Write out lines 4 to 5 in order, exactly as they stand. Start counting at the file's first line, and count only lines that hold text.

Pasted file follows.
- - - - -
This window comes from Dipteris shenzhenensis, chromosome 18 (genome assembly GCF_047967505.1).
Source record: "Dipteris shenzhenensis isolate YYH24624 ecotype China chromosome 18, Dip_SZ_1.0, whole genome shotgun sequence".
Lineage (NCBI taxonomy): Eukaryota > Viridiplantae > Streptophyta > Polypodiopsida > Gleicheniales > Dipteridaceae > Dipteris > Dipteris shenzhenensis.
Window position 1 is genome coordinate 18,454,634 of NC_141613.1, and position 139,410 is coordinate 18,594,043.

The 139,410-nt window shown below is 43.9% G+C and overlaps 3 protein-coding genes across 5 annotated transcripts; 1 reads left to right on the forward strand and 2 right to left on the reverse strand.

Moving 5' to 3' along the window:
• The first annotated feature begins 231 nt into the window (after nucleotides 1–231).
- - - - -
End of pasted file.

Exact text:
Window position 1 is genome coordinate 18,454,634 of NC_141613.1, and position 139,410 is coordinate 18,594,043.

The 139,410-nt window shown below is 43.9% G+C and overlaps 3 protein-coding genes across 5 annotated transcripts; 1 reads left to right on the forward strand and 2 right to left on the reverse strand.